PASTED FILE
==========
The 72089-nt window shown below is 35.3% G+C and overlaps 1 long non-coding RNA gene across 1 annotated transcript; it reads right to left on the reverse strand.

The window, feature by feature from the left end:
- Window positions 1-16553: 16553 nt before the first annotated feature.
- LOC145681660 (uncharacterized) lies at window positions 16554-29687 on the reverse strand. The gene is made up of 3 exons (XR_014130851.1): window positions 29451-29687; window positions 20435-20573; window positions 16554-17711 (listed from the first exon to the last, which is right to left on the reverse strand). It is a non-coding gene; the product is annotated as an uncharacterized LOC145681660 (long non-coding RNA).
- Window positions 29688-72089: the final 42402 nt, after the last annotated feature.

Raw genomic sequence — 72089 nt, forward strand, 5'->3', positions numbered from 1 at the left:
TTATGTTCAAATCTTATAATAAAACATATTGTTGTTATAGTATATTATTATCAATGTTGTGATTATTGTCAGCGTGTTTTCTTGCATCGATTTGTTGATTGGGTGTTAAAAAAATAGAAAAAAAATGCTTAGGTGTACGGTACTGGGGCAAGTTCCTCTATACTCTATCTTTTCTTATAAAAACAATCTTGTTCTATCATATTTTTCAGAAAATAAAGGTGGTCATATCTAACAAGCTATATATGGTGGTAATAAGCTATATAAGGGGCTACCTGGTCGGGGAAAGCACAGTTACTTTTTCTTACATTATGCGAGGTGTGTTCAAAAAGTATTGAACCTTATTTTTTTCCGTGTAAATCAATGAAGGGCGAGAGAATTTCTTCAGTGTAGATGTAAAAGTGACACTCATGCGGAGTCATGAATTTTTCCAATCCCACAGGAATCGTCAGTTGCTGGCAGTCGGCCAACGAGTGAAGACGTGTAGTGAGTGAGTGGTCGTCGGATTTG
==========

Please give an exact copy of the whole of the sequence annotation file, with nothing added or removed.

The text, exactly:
The 72089-nt window shown below is 35.3% G+C and overlaps 1 long non-coding RNA gene across 1 annotated transcript; it reads right to left on the reverse strand.

The window, feature by feature from the left end:
- Window positions 1-16553: 16553 nt before the first annotated feature.
- LOC145681660 (uncharacterized) lies at window positions 16554-29687 on the reverse strand. The gene is made up of 3 exons (XR_014130851.1): window positions 29451-29687; window positions 20435-20573; window positions 16554-17711 (listed from the first exon to the last, which is right to left on the reverse strand). It is a non-coding gene; the product is annotated as an uncharacterized LOC145681660 (long non-coding RNA).
- Window positions 29688-72089: the final 42402 nt, after the last annotated feature.

Raw genomic sequence — 72089 nt, forward strand, 5'->3', positions numbered from 1 at the left:
TTATGTTCAAATCTTATAATAAAACATATTGTTGTTATAGTATATTATTATCAATGTTGTGATTATTGTCAGCGTGTTTTCTTGCATCGATTTGTTGATTGGGTGTTAAAAAAATAGAAAAAAAATGCTTAGGTGTACGGTACTGGGGCAAGTTCCTCTATACTCTATCTTTTCTTATAAAAACAATCTTGTTCTATCATATTTTTCAGAAAATAAAGGTGGTCATATCTAACAAGCTATATATGGTGGTAATAAGCTATATAAGGGGCTACCTGGTCGGGGAAAGCACAGTTACTTTTTCTTACATTATGCGAGGTGTGTTCAAAAAGTATTGAACCTTATTTTTTTCCGTGTAAATCAATGAAGGGCGAGAGAATTTCTTCAGTGTAGATGTAAAAGTGACACTCATGCGGAGTCATGAATTTTTCCAATCCCACAGGAATCGTCAGTTGCTGGCAGTCGGCCAACGAGTGAAGACGTGTAGTGAGTGAGTGGTCGTCGGATTTG